UCLA’s Herb Alpert School of Music Distinguished Professor Terence Blanchard recently became the first Black composer to debut an opera at the Metropolitan Opera in their 138-year history. Students of the GRAMMY-winning, world-renowned jazz trumpeter and educator were invited to a special Los Angeles screening of the opera, Fire Shut Up in My Bones, in advance of Saturday’s planned simulcast in Lani Hall on the UCLA campus on October 23rd at 9:45am.
The opera is an adaptation of the powerful memoir by Charles M. Blow and tells the story of his journey to overcome trauma and hardship. The touching story leads to a climax when Charles must choose how to live the rest of his life, rebuilding from that moment forward.
Inaugural Dean Eileen Strempel and Steven Loza, chair of Global Jazz Studies at the Herb Alpert School of Music, helped coordinate an opportunity for Blanchard’s students to see their beloved professor’s historic achievement with the generous support of the Metropolitan Opera. Many of these students were experiencing opera for the first time, but they know their professor’s jazz compositions intimately. “You could definitely feel Terence’s mindset in the music because I’ve listened to his other works, but they sound nothing alike. He’s the epitome of the word versatility,” says Jordan Casciato, a baritone saxophone player at UCLA. Casciato is one of the students who was invited to attend a special preview of the opera on Tuesday afternoon.
“This was totally different [from operas like Don Giovanni],” according to bassist Matthew Wilson. His classmates agree. As saxophonist Steve Murillo enthused, “That was my first time seeing an opera. And it’s funny because it felt like this was very new, very modern.”
Blanchard is best known for his cinematic collaborations with director Spike Lee and his many award-winning film scores. Fire Shut Up in My Bones represents his second opera to date. His compositions express his roots in jazz, but as Casciato noted, category-defying versatility is a hallmark of his work. The professor and Kenny Burrell Chair in Global Jazz Studies at UCLA is a favorite among his students who view his achievement as awe-inspiring. Wilson puts it well: “I can’t believe he’s flying back here to teach our class. I feel so special.”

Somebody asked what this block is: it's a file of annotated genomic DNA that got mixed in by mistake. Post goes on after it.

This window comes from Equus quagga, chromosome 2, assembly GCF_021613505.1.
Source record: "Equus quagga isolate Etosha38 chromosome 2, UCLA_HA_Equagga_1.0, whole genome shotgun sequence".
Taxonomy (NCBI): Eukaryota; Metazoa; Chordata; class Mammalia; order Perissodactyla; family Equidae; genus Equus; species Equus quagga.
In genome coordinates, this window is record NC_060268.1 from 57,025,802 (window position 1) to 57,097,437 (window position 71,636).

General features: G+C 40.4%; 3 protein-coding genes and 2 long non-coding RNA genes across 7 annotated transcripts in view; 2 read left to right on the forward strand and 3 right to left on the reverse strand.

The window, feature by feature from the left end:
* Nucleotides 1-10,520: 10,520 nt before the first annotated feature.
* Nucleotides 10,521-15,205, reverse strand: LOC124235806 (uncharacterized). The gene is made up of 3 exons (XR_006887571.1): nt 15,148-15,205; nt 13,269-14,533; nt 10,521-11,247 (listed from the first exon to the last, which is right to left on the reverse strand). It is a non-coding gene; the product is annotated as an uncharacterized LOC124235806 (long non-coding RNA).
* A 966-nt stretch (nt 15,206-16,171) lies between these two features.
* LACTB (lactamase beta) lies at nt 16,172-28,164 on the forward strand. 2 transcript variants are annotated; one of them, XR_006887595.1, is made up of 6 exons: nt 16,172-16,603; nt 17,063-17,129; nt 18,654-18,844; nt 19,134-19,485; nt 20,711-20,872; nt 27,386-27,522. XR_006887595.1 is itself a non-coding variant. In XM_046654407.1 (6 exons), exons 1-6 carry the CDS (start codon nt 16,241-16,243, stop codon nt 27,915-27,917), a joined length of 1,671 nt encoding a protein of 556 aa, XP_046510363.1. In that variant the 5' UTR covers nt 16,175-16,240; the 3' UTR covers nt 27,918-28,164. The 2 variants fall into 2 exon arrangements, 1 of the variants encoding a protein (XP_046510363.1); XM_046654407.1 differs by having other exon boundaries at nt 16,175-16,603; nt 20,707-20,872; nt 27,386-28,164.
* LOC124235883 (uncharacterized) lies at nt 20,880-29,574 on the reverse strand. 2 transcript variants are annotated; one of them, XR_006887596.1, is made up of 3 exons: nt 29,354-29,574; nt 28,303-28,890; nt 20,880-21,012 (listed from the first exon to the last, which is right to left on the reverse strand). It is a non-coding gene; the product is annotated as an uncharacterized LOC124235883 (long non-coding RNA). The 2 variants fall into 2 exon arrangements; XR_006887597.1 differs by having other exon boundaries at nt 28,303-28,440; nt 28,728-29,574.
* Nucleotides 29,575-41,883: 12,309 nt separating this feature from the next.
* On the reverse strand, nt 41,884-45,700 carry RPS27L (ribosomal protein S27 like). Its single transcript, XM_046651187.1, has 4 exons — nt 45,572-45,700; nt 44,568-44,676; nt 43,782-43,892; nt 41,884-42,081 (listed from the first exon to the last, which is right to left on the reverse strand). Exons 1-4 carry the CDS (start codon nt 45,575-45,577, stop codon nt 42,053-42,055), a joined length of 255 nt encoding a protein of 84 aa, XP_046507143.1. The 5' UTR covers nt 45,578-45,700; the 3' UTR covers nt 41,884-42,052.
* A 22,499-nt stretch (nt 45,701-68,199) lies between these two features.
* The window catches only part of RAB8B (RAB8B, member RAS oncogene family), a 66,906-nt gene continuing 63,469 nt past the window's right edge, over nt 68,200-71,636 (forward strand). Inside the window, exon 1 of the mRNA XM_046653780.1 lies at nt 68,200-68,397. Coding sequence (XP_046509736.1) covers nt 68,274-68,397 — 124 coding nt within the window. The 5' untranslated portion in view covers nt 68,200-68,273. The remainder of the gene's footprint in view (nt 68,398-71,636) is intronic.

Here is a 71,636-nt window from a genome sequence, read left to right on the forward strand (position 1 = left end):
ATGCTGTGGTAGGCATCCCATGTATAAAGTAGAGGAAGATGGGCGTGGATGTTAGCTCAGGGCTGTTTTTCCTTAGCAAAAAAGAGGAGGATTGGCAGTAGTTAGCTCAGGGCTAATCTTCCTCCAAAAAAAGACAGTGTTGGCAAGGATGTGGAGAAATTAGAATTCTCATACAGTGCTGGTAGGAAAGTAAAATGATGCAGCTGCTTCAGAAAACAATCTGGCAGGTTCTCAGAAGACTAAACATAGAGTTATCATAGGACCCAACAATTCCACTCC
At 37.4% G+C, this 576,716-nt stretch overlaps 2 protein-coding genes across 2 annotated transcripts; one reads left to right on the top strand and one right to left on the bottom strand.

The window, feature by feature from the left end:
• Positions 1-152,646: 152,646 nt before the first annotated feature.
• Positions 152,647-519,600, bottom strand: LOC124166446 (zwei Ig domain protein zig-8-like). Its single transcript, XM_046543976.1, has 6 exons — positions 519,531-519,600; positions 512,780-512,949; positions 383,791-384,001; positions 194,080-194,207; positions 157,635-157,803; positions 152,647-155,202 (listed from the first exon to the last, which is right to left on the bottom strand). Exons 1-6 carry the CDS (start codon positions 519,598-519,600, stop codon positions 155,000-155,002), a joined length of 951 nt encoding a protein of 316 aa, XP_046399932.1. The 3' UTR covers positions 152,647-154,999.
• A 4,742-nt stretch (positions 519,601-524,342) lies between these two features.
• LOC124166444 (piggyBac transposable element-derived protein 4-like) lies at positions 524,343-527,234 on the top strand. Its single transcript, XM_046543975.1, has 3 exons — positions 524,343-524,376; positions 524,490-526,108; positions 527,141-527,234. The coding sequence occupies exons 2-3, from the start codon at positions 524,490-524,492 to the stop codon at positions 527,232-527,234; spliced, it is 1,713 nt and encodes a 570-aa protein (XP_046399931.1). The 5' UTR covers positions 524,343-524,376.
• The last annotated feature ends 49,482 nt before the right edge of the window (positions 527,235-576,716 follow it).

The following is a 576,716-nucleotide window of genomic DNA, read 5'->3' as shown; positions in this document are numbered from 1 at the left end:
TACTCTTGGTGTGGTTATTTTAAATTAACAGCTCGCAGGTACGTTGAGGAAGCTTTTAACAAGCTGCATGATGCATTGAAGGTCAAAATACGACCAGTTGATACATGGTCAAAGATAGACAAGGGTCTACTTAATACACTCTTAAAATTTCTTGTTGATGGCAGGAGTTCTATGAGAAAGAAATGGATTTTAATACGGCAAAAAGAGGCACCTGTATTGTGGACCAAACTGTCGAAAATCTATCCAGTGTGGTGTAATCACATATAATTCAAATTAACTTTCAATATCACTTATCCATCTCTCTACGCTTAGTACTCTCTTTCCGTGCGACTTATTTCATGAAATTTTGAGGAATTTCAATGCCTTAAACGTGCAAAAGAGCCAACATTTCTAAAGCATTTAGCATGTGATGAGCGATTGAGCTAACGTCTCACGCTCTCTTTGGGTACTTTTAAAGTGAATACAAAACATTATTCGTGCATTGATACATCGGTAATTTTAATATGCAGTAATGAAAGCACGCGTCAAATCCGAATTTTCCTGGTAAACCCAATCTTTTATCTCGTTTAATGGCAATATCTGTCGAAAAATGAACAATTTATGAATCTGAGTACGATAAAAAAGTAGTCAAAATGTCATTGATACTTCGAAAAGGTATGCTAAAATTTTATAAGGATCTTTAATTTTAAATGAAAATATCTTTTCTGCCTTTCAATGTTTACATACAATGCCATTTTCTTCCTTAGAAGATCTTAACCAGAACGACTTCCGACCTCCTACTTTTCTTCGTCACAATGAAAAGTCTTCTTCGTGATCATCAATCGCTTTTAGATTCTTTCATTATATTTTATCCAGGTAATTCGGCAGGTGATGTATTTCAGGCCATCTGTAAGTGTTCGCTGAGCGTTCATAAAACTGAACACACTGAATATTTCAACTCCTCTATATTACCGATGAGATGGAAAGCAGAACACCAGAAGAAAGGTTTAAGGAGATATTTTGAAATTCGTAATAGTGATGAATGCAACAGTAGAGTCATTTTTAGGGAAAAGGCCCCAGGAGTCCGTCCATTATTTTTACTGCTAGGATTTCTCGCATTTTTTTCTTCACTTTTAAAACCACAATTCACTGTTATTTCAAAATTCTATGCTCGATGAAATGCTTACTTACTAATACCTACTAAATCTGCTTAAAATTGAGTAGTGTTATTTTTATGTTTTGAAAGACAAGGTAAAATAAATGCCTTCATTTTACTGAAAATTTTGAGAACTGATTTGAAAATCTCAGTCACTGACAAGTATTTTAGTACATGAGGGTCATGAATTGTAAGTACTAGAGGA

The stars of this opera include baritone Will Liverman as Charles, as well as soprano Latonia Moore as Billie and Walter Russell III as Char’es-Baby. UCLA’s own soprano alumna, Angel Blue (M.A. 2008) performs as Destiny/Loneliness/Greta. Blue has become an international opera sensation since earning her master’s degree in music performance in 2008, with a career spanning over 30 countries.
The Met production is co-directed by James Robinson and Camille A. Brown – the company’s first Black female director – with sets designed by Allen Moyer and music directed by Yannick Nézet-Séguin. Filmmaker Kasi Lemmons created the libretto for this opera; the first Black librettist to have her work performed by the Met. A collaborative litany of talent brings Fire Shut Up in My Bones to life, but as Blanchard noted, “I know I’m not the first African American qualified to be in this position. I want the people whose shoulders I’m standing on to be honored by what we put on the stage. It’s because of them that I’m here doing this.”
To celebrate this historic opera, The Herb Alpert School of Music has collaborated with the General Manager Peter Gelb and The Metropolitan Opera team to bring a special simulcast of Fire Shut Up in My Bones to the Bruin community. This showing will be held in Lani Hall at 9:45 am, on Saturday, October 23 and will be preceded by an opening message from Distinguished Professor Blanchard. Members of the Bruin community are invited to join The UCLA Herb Alpert School of Music as we share in the success of one of our own in this historic moment in opera history.
Terence Blanchard’s Fire Shut Up in My Bones – Live in HD
Lani Hall Theater
October 23, 9:45 a.m.